General Mark Milley on Tuesday defended his controversial calls to his counterpart in China, saying they were undertaken at the direction of defense officials after intelligence revealed the Chinese were concerned about a potential attack by the U.S.
Milley was on the defensive during a hearing before the Senate Armed Forces Committee on Tuesday after excerpts from a new book by Washington Post reporters Bob Woodward and Robert Costa revealed that the chairman spoke with People’s Liberation Army General Li Zuocheng on October 30, 2020, and January 8, 2021.
Milley reportedly told Li during the initial call that he would give China a warning in the event of an attack, according to Woodward and Costa. Excerpts from the pair’s new book, Peril, said Milley made the calls because he was concerned about possible military action from then-President Trump during the final days of his presidency. The excerpt suggested the calls were made in “secret” without the consultation of other agencies or the White House.
While the revelation was met with calls for Milley’s resignation from numerous Republicans, he affirmed his “absolute” loyalty to the United States on Tuesday and said the calls were routine and were not held in secret.
He said he routinely communicated with Li as he is “specifically directed” to communicate with the Chinese by Department of Defense guidance in order to “deconflict military actions, manage crisis and prevent war between great powers that are armed with the worlds most deadliest weapons.”
According to Milley, the pair of calls were coordinated with the interagency and the staffs of Secretary of Defense Mark Esper, who was in office during the first call, as well as Acting Secretary of Defense Christopher Miller, who assumed the role ahead of the second call.
He said the calls were “generated by concerning intelligence which caused us to believe the Chinese were worried about an attack on them by the United States.” He would not elaborate on the intelligence which prompted the calls but said he would be willing to do so in a classified setting.
“I am certain that President Trump did not intend to attack the Chinese and … it was my directed responsibility by the secretary to convey that intent to the Chinese,” he said, adding that his task was to “deescalate.”
“My message again was consistent: stay calm, steady and deescalate,” Milley added. “We are not going to attack you.”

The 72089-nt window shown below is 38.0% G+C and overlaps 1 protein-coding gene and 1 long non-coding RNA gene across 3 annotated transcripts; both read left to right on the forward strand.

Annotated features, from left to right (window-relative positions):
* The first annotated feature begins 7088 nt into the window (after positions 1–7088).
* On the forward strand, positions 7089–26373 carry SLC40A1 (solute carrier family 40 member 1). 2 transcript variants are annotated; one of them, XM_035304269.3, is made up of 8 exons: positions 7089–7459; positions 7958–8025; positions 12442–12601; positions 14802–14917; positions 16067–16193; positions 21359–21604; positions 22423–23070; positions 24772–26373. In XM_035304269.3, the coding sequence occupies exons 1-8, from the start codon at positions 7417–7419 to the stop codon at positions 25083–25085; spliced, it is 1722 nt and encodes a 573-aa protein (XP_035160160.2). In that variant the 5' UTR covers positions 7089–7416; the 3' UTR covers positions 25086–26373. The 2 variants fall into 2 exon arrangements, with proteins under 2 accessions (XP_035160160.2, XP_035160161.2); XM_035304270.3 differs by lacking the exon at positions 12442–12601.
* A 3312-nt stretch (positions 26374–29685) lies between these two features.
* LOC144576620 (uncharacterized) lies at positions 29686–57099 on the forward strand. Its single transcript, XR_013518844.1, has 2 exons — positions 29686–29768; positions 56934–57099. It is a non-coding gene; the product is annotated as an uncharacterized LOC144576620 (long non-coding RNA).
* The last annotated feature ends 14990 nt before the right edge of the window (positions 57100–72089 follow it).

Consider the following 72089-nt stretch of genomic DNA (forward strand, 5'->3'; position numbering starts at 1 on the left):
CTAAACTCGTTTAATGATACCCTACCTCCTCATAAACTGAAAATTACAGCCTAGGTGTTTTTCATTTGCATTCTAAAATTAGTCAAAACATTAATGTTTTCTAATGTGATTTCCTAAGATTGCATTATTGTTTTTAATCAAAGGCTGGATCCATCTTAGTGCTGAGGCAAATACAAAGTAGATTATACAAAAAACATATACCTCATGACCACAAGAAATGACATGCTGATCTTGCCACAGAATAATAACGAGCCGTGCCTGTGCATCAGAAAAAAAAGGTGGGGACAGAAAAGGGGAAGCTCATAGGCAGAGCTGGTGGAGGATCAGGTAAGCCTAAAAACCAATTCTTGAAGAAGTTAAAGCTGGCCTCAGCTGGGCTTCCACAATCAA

According to Woodward and Costa, Milley told the Chinese general that he wanted to assure him “that the American government is stable and everything is going to be OK.”
“We are not going to attack or conduct any kinetic operations against you,” Milley reportedly said. “General Li, you and I have known each other for now five years. If we’re going to attack, I’m going to call you ahead of time. It’s not going to be a surprise.”
Milley testified that eight people sat in on the October 30 call and that distributed a read out of the call within 30 minutes of its ending.
The second call then took place at the request of the Chinese, he said, and was coordinated by the deputy assistant secretary of defense for Asia pacific policy. Eleven people were in attendance for the second call and readouts were distributed to the interagency that same day, according to Milley.
He added that he “personally informed” both then-Secretary of State Mike Pompeo and White House chief of staff Mark Meadows about the call before briefing Miller.
Milley also defended a conversation he had with House Speaker Nancy Pelosi later that day in which the Democrat asked about President Trump’s ability to launch nuclear weapons.
He said he “sought to assure her that nuclear launch is governed by a very specific and deliberate processes” and that there was “no chance of an illegal, unauthorized or accidental launch.”
He said he also told Pelosi that he is not qualified to determine the mental health of the president after the speaker “made various personal references characterizing the president.”
Milley said he “immediately” informed Miller of Pelosi’s call.
“At no time was I attempting to change or influence the process, usurp authority or insert myself in the chain of command but I am expected, I am required, to give my advice and ensure that the president is fully informed on military matters,” he said.
Milley concluded by saying he would “welcome a thorough walkthrough on every single one of these events.”
“My oath is to support the constitution of the United States of America against all enemies foreign and domestic and I will never turn my back on that oath,” he said. “I firmly believe in civilian control of the military as a bedrock principle essential to the health of this republic and I’m committed to ensuring that the military stays clear of domestic politics,” he said.
During the hearing on Tuesday, Milley also acknowledged that he spoke to several authors for their books, including Woodward.
“I haven’t read any of the books,” he added.